The Prince George Spruce Kings revealed their Indigenous jerseys Tuesday ahead of their home opener in conjunction with National Day for Truth and Reconciliation.
Local Indigenous artist Clayton Gauthier designed the jerseys.
“I created a circle design; the circle of life doesn’t end. It just keeps going. Even after we leave here, it just keeps going. I ended up putting the logo of the Spruce Kings within the sun. I feel the men on the ice are bringing the light; putting them in there is like their own power. The spruce tree, of course, the Spruce Kings, incorporating what is now and how we can expand it as an art.”
Gauthier, a member of the Dakelh First Nation, included a salmon in the design. According to Gauthier, Dakelh translates to the “people who travelled by water.” He explained the waterways were what took care of his people and salmon took care of all that his ancestors needed. In art, a salmon represents wealth and prosperity.
Gauthier was contacted by Spruce Kings’ general manager Mike Hawes at the conclusion of the 2021-22 season.
“There are many things in life that are bigger than the game of hockey. The National Day for Truth and Reconciliation is a day to reflect on the negative impacts of residential school in Canada and to honour survivors, their families, and their communities,” said Hawes during the jersey reveal at Kopar Memorial Arena. “It is also important to remember the many children that never returned home. This creates a learning opportunity for us all and reinforces the need for reconciliation.”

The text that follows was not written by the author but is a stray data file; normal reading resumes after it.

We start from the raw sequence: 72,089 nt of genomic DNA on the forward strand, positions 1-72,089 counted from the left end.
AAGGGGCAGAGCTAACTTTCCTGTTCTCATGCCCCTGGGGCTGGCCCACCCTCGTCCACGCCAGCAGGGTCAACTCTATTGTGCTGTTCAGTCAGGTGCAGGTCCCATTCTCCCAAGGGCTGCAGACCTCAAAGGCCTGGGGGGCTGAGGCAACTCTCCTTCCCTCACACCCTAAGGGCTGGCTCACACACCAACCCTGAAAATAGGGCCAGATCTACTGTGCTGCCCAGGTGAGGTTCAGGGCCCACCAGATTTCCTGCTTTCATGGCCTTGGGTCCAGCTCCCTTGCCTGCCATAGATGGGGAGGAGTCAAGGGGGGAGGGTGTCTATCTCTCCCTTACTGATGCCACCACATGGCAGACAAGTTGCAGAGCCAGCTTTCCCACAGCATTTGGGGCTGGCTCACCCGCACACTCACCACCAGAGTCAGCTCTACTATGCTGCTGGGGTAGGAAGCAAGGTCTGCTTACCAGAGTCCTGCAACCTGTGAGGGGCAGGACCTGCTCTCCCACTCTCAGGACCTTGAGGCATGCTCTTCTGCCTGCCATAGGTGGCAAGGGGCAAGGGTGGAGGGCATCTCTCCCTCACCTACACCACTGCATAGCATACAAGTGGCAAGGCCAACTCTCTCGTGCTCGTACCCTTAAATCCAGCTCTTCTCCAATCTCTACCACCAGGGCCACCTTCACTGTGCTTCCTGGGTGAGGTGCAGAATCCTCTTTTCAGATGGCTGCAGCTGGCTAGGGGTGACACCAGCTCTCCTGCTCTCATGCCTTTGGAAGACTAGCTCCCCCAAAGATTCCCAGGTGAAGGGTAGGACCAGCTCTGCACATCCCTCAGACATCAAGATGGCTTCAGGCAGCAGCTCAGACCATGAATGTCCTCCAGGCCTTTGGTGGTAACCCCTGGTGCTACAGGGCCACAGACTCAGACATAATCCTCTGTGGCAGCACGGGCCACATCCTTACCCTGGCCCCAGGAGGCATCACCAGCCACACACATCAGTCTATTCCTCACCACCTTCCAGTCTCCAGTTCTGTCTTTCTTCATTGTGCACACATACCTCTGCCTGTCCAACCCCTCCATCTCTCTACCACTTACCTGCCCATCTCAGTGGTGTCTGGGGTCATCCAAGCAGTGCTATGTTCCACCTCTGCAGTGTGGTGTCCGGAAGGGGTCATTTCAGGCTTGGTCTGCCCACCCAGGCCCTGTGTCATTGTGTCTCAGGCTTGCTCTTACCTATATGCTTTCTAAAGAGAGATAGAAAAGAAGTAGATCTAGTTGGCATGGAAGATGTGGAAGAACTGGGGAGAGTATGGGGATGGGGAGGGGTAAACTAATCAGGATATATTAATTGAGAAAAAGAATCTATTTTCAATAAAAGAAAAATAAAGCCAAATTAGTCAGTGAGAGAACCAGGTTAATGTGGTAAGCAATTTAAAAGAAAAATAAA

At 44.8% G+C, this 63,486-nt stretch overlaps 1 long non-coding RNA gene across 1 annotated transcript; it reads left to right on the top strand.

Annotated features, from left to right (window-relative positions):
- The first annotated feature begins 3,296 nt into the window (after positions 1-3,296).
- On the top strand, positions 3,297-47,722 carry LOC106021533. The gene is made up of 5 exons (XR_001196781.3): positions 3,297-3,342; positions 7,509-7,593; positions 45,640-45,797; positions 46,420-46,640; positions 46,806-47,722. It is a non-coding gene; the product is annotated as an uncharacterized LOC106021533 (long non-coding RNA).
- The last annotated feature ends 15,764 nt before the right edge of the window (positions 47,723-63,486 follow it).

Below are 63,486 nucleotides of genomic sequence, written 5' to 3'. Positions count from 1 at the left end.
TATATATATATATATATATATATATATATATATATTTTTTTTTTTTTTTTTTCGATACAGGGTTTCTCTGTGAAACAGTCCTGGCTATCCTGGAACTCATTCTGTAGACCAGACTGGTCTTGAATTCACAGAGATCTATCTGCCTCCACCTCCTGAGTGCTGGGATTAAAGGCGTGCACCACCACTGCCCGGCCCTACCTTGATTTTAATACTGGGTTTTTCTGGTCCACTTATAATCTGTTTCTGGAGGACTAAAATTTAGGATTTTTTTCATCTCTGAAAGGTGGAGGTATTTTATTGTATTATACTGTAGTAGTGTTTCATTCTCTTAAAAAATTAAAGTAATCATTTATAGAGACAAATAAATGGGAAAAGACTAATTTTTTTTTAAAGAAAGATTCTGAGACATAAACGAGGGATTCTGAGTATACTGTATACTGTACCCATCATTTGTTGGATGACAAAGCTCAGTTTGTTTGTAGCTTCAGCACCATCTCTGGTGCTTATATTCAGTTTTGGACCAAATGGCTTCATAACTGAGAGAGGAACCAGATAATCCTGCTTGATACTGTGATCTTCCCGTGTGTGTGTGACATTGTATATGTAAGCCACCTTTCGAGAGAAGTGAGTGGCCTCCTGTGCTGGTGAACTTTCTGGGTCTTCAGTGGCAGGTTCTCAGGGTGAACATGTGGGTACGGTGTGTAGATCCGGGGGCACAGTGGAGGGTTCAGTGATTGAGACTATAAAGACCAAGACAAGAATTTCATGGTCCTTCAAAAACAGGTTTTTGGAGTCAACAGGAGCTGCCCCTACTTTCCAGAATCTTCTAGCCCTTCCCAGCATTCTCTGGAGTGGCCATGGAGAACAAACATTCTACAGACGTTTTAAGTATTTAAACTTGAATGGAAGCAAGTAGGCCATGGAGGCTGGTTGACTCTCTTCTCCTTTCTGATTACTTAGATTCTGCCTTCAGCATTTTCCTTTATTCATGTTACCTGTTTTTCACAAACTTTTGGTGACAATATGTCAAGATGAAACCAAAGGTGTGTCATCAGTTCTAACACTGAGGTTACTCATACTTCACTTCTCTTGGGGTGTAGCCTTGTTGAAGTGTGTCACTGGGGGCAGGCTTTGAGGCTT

Hawes added there was much deliberation between the organization and Gauthier on the design.
“Clayton knocked it out of the park,” said Hawes.
“I’m honoured to see them wear these jerseys. Just seeing their faces, I know they’re proud of them. I know they are, I can feel it,” said Gauthier.
“We’re not all the same, but it shows a lot when we can all be united and take time to reflect on the past, and make the future an accepting place for everyone,” said Spruce Kings captain Colton Cameron who also has Metis heritage.
“I’m so blessed that this art is actually bringing more people together. It’s creating new relationships behind the scenes. It’s just an honour to be a part of. Everybody has a purpose and I feel like this is really why I’m here,” said Gauthier.
There will be many special events planned during the game including Indigenous dancers and drummers. Many dignitaries will be in attendance and will participate in pre-game and intermission ceremonies.
The Spruce Kings are honoured to partner with Lheidli T’enneh to spread awareness of and reflect on the tragedies experienced by Indigenous people as a result of the country’s former residential school system.
“We are very pleased the Prince George Spruce Kings are recognizing the National Day for Truth and Reconciliation during its home game on September 30th,” said Lheidli T’enneh Chief Dolleen Logan. “We are honoured to be asked to participate and represent our elders, members, council and administration. The National Day for Truth and Reconciliation is a very tough day for all Indigenous Canadians. It is a day to remember the thousands of kids who died while attending residential schools between the mid-1800s and the 1990s. It is also a day to support survivors, inter-generational survivors and their families. We thank the Spruce Kings for taking time to help our community better understand why this day is so important for Indigenous people.”
A sold-out building is anticipated for this game, with tickets available at www.sprucekings.bc.ca/pgsktickets
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